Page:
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Red states and blue states are both green inside

After closing our fiscal year at Burpee, I noticed some intriguing figures in the sales of flower and vegetable seeds to home gardeners that, while displaying great differences, also show affinities that would warm a compost heap.

Politics, in my opinion, is not so much a contest between different states of red and blue as between different shades of green – a comforting reality in today’s frozen political climate.

Let’s first examine garden flowers. Both red-state Republicans and blue-state Dems grow sunflowers, zinnias and marigolds. However, the differences quickly bloom.

Blue states buy many more impatiens, snapdragons and columbines – expensive and sophisticated sun or shade flowers with varied and subtle colors. On the other hand, red states favor overwhelmingly boisterous morning glories, traditional nasturtiums and inexpensive four o’clocks. The sunny red states like to keep it plain and simple; the dappled blues like to make it diverse and edgy.

But wait – in vegetable veritas.

First, the comfort zone consists of a big garden with both Democrats and Republicans happily weeding squashes, cucumbers, peas and basil – everyone grows a lot of them. But blue states grow a surprisingly wide range of tomatoes, along with both sweet and hot peppers and a fair amount of cilantro, basil and dill. Think homemade salsas, poached salmon and heirloom vegetable collections.

Yet red-staters are equally surprising and almost exotic in their preferences for green beans, onions, potatoes, carrots, sweet corn, parsley and oregano. When they do grow tomatoes, they choose only big slicers and paste types – no fancy heirlooms. They like vining in both vegetables and flowers, and easy-to-sow crops, half of them to be dug from the ground. To call red-staters “earthy” and blue-staters “well branched” would be accurate.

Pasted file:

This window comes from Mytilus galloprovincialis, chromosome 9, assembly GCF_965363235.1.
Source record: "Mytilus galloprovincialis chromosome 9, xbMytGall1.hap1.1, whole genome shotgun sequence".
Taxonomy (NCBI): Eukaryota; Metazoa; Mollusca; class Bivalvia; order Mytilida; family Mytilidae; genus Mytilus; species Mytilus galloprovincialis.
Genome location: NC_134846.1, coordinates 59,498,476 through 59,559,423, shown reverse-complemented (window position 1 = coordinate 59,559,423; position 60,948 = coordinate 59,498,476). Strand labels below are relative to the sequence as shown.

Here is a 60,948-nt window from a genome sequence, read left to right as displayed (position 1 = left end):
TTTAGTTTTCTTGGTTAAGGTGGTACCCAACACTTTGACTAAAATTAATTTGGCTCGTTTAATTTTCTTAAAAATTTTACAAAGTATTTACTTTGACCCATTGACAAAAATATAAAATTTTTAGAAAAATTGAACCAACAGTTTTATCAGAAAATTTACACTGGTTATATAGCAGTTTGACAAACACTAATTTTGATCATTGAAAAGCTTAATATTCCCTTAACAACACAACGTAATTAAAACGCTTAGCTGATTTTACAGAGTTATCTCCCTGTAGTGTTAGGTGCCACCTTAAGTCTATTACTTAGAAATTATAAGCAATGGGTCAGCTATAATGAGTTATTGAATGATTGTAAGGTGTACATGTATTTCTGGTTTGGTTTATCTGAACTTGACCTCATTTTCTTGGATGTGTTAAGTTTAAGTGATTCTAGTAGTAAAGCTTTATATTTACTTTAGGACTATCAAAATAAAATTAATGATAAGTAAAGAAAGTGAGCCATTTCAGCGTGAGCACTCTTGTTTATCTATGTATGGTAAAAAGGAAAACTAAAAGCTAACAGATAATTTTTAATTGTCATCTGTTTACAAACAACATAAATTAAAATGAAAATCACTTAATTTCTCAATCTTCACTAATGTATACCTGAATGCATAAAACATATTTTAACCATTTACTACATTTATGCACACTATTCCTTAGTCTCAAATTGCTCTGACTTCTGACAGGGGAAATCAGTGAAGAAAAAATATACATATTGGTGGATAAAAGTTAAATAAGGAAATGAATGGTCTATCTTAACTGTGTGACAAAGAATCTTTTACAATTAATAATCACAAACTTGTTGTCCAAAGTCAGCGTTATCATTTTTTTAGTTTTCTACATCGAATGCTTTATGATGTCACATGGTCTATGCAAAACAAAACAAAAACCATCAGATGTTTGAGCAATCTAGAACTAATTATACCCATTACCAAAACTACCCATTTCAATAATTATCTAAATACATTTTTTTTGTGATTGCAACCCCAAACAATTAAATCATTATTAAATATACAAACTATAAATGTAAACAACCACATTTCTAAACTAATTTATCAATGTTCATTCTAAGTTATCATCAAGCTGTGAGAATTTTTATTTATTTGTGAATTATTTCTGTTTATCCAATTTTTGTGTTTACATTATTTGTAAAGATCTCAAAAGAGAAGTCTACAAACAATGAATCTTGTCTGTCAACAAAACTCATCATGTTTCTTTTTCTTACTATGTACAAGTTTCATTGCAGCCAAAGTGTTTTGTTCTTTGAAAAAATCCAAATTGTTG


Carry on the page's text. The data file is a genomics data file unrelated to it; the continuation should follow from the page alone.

Come harvest time, like a gardener with arms full of sweet corn, “green state” preferences run straight into the kitchen. Blue Dems are gourmet and fashion-conscious cooks; they like a few of every kind of tomato and pepper that exists, while their herbs tend to be diverse and savory. Red GOPers favor traditional cuisine, picnic fare, lots of stews and relishes, and enormous crops of green beans.

So, green is good. All gardeners agree on a patch that includes the basic “squash-cuke-pea-tomato” requirement. But they also literally distinguish themselves in the backyard, just as in the voting booth.

The Republican is a brightly-colored, green-bean, elbows on the table, fence-building, vine-loving, sweet-hankering gardener, while the more passionate, basil-snipping Democrat picks and chooses from a wider range of cultivars of spicy and savory flavors, European imports, and pastel flowers that prefer afternoon shade cast by mature trees.

Let’s rejoice that there are 50 states where we make up a mosaic of myriad gardeners and gardens – daring and edgy blue or tried and true, traditional red. In the end, we are all still deep in the green.

George Ball is past president of The American Horticultural Society in Washington, D.C.


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